It was called to discuss a program of action for organizing the radical forces in the American socialist movement. At this meeting, also attended by Bukharin, Trotsky formulated an anti-war platform for a new left wing in the Socialist Party. Two of its principal initiators, Lore and Katayama, says Draper, “agree that Trotsky talked himself into the momentary command of the American left wing.”
Trotsky’s only profession in New York was that of a revolutionary socialist. He worked on the Editorial Board of Novy Mir (New World), spoke at meetings and helped found the first theoretical review, The Class Struggle, which gathered together and educated the original members of the future Communist party.
ALTHOUGH he stayed in New York only two months, the United States made an even deeper impression upon Trotsky than he did upon the radical socialist movement.
“In one of the New York libraries I studied the economic history of the United States assiduously. The figures showing the growth of American exports during the war astounded me; they were, in fact, a complete revelation. And it was those same figures that not only predetermined America’s intervention in the war, but the decisive part that the United States would play in the world after the war, as well. I wrote several articles about this at the time, and gave several lectures. Since that time the problem of ‘America versus Europe’ has been one of my chief interests. And even now I am studying the question with the utmost care, hoping to devote a separate book to it. If one is to understand the future destiny of humanity this is the most important of all subjects.”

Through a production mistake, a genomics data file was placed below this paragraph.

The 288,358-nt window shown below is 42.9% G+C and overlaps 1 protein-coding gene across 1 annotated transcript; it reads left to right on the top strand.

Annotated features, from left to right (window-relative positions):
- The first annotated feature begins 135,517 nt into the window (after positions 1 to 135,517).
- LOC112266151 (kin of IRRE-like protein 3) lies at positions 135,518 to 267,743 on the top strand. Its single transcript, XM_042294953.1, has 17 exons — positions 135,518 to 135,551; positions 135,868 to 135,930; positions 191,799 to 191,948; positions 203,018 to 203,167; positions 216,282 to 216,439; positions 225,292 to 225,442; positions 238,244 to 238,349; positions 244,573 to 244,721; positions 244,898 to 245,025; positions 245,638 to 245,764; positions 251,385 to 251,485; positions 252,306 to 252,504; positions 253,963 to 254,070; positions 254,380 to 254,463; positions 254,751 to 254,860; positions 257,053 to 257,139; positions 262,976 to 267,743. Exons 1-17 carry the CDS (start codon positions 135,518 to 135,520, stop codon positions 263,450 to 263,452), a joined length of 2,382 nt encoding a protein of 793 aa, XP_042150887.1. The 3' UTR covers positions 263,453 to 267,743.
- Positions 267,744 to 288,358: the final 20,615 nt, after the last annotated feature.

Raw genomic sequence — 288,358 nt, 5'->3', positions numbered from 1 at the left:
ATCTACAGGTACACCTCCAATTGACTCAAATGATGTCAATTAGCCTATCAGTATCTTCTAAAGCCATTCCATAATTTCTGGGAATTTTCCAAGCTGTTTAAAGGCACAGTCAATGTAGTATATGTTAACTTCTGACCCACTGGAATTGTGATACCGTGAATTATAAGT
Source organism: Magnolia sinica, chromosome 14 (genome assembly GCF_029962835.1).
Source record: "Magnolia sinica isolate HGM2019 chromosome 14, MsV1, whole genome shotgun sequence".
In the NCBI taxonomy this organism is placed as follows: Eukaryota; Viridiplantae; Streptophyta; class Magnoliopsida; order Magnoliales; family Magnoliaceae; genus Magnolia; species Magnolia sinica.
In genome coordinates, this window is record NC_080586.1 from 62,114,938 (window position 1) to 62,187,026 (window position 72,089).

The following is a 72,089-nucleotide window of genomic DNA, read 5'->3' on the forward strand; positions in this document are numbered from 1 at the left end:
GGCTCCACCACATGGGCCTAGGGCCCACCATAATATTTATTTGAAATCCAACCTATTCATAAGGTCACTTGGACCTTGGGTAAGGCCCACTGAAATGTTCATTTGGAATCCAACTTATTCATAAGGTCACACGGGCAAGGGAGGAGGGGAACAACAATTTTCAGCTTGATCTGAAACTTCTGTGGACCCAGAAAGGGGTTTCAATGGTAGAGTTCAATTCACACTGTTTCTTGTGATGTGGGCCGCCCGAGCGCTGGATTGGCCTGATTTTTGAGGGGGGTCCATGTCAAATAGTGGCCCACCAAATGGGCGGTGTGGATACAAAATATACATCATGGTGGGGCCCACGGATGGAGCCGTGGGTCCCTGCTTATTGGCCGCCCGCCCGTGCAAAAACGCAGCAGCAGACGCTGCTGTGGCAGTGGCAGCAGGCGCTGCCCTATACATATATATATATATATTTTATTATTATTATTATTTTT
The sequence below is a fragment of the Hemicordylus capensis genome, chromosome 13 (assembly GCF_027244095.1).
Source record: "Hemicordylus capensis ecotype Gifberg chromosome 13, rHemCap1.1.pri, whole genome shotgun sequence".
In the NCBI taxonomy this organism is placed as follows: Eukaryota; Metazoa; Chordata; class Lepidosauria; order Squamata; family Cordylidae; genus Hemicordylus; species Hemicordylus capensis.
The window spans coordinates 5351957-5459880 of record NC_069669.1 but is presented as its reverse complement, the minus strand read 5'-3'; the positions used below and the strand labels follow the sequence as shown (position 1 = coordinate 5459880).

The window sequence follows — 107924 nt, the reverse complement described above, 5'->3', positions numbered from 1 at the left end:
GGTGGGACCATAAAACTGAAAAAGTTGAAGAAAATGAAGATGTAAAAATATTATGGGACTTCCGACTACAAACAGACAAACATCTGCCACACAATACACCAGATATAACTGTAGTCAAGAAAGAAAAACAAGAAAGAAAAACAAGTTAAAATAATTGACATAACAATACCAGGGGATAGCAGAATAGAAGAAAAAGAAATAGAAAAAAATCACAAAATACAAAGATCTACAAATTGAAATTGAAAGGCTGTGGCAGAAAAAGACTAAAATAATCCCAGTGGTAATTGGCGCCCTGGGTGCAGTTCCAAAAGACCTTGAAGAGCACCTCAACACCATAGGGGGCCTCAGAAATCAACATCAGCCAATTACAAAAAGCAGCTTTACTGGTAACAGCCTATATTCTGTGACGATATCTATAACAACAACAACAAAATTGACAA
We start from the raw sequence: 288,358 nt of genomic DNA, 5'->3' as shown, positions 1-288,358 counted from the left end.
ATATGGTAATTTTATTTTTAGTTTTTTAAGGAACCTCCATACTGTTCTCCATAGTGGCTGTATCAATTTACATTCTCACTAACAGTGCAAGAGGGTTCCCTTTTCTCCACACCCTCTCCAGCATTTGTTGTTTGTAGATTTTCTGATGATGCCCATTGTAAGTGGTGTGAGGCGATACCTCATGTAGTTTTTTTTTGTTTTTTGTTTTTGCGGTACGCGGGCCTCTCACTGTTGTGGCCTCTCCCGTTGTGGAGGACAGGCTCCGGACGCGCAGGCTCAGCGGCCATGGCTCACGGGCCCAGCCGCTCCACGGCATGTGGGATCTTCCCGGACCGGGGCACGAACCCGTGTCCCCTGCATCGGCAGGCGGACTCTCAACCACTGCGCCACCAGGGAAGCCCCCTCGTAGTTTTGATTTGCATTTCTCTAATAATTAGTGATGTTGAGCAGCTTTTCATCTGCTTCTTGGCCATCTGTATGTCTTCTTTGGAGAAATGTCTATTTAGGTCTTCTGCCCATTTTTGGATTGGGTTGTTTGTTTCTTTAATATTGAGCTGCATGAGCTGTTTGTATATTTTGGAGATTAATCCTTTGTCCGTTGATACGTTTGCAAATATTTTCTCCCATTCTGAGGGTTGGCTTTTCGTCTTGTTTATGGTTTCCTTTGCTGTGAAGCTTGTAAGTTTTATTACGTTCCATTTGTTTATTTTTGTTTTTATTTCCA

On March 27, 1917 he departed for the country of the revolution “in a deluge of flowers and speeches.” Later he wrote
“The Russian Revolution came so soon that I only managed to catch the general life-rhythm of the monster known as New York. I was leaving for Europe, with the feeling of a man who has had only a peep into the foundry in which the fate of man is to be forged. My only consolation was the thought that I might return.”